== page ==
Dorothy B. Gilliam is the featured speaker for UNC Charlotte’s annual celebration of Martin Luther King Jr. The MLK Celebration, which will be held virtually for the second straight year, takes place on Tuesday, Jan. 25, and is open to the public. Registration is required for the program, which begins at 3:30 p.m.
Gilliam is the former president of the National Association of Black Journalists, where she served from 1993-95. She also is a former fellow of the Freedom Forum at the Media Studies Center at Columbia University as well as at the Institute of Politics at the John F. Kennedy School of Government at Harvard University.
Gilliam is most well-known as the first Black reporter at the Washington Post, where she started working in 1961. After leaving the newspaper later that decade to spend time with her family, she returned to the Post in 1972, ultimately working there for more than 30 years and eventually starting a column that focused on issues involving education, politics and race.
“Dorothy Gillam brings a really unique story being the first Black woman to be hired at the Washington Post. I think her experience and wisdom will bring a lot to the community,” said Kim Turner, director for the Office of Identity, Equity and Engagement, which hosts the University’s annual MLK Celebration. “Quite a few individuals were on our list as potential speakers, but I don't think we've heard from someone who was actually alive and really interactive during the civil rights era.”
In recent years, Gilliam has been honored for her life’s work, earning a Lifetime Achievement Award from the Post in 2010 and the Foremother Lifetime Achievement Award by the National Center for Health Research in 2019, which goes to “women who expanded women’s horizons, improved our communities and made remarkable contributions to our country,” according to a NCHR release.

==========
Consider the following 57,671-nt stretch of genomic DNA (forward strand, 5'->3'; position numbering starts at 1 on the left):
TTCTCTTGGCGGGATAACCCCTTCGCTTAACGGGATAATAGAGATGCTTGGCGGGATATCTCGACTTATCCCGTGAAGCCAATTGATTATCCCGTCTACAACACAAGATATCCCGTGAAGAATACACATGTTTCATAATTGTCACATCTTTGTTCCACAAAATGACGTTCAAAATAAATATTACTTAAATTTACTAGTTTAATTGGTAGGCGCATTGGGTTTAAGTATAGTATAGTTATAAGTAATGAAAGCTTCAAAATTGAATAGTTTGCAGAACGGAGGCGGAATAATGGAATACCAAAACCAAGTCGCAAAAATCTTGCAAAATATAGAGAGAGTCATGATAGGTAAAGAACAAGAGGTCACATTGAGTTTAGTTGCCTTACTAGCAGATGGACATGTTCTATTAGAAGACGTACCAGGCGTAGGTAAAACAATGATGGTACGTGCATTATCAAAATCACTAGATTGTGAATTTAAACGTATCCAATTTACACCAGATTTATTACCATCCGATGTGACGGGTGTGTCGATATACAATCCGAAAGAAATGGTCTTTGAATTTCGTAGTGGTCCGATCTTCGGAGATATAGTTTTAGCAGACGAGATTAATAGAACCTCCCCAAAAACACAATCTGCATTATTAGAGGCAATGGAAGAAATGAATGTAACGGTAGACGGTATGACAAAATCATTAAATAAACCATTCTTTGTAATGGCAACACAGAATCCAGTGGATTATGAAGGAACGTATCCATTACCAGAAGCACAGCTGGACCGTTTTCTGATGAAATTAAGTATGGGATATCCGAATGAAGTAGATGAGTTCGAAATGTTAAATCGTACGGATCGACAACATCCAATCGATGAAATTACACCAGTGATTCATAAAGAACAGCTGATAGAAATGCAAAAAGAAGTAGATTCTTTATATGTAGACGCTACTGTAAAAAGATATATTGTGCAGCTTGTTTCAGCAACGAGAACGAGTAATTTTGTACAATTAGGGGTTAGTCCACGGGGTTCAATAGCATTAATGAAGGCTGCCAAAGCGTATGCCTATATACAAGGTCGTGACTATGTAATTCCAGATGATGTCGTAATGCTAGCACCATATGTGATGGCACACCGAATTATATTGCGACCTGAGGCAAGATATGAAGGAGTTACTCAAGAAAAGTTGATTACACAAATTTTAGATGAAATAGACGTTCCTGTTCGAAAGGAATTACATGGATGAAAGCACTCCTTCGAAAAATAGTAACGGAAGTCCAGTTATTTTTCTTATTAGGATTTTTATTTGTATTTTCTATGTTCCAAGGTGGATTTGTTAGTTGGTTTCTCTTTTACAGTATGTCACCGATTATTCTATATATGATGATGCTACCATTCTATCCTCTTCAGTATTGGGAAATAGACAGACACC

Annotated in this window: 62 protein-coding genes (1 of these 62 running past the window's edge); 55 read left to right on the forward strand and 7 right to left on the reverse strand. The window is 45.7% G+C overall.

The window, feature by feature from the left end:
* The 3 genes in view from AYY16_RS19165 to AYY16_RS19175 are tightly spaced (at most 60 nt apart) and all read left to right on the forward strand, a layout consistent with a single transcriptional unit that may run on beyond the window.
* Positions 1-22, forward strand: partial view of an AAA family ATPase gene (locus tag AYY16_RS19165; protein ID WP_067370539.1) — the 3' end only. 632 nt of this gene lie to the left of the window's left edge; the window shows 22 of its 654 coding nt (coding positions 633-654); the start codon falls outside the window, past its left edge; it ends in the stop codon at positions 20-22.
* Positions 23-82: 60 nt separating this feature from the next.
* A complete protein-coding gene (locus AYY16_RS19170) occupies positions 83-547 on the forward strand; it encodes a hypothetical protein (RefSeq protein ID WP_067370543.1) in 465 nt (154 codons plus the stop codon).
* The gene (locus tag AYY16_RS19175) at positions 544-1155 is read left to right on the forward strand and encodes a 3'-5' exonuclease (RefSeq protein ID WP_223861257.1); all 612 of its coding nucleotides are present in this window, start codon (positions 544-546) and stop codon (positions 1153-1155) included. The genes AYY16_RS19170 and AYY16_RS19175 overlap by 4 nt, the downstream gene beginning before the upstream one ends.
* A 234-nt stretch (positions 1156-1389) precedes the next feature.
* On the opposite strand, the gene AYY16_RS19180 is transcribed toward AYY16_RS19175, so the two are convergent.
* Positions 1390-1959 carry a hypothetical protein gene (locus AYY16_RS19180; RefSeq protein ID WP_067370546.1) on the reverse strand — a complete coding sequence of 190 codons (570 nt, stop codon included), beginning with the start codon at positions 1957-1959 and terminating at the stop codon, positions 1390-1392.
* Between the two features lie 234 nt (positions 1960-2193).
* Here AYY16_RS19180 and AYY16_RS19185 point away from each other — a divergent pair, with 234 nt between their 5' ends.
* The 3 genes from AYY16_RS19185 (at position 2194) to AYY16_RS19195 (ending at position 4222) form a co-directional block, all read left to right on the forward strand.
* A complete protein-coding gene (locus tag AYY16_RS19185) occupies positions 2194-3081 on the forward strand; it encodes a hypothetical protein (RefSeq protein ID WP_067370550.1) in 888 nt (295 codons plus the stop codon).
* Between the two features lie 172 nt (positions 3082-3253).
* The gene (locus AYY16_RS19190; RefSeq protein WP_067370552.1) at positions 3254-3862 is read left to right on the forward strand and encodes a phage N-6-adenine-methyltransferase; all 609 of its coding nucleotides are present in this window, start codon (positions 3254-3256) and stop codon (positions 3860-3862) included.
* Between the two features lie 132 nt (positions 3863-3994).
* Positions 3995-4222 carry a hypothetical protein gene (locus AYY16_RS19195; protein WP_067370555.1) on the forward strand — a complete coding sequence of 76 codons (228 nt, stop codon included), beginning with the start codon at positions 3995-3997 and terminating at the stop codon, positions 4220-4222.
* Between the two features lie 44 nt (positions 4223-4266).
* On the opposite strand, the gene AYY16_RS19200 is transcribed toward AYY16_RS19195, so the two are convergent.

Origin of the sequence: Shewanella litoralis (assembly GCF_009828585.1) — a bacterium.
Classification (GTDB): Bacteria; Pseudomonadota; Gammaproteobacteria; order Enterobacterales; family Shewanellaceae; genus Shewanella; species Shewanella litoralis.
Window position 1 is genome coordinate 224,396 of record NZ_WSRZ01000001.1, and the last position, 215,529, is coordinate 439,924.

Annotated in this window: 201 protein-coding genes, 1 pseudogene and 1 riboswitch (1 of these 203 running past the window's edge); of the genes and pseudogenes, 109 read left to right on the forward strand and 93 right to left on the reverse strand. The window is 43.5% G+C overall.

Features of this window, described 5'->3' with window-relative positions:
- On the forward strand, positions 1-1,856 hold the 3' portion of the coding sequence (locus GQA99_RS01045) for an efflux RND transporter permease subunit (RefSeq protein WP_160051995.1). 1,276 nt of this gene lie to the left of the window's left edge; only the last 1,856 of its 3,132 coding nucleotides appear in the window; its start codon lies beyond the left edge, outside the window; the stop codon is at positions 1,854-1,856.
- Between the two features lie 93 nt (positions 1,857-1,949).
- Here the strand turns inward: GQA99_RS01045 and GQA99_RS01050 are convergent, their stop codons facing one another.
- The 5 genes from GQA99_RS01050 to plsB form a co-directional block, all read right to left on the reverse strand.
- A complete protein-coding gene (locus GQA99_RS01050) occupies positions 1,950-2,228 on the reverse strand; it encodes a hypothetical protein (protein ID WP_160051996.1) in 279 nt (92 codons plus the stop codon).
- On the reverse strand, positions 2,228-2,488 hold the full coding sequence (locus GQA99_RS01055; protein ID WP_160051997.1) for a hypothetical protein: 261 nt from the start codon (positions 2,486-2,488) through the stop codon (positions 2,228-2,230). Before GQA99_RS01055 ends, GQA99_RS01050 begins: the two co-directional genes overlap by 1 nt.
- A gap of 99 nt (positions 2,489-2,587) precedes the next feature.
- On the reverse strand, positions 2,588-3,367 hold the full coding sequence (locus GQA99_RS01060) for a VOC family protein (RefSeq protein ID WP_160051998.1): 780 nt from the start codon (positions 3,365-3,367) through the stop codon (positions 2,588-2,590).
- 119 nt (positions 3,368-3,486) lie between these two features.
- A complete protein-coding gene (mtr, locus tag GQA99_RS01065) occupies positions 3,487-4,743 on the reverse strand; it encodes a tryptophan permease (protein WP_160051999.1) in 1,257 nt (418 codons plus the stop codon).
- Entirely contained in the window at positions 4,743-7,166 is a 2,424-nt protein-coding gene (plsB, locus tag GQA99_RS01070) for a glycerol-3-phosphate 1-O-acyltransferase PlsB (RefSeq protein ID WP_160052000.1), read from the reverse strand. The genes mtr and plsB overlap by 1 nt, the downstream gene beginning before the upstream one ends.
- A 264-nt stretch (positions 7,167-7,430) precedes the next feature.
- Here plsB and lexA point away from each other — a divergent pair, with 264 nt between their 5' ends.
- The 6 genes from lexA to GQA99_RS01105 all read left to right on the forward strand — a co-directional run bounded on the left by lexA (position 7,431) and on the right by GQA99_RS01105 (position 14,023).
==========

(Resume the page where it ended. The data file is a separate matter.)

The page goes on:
Gilliam also wrote a memoir, “Trailblazer: A Pioneering Journalist's Fight to Make the Media Look More Like America,” which was published in January 2019.
Turner said she is excited to listen to Gilliam, who turned 85 in November, and hear her outlook on key topics surrounding race after a 50-year career in journalism.
"I’m looking forward to hearing her experience and if she has any advice to give from an advocate's perspective,” Turner said. “She was a really big advocate during her time, so I’m interested to hear if she has any advice in regard to civil rights and social change as well as whether she sees many differences between the 1960s and now. I think that some people would say that there's been some change, but not a lot. I'm really looking forward to hearing her insights."
Wyatt Crosher is a communications coordinator for the Office of Student Affairs.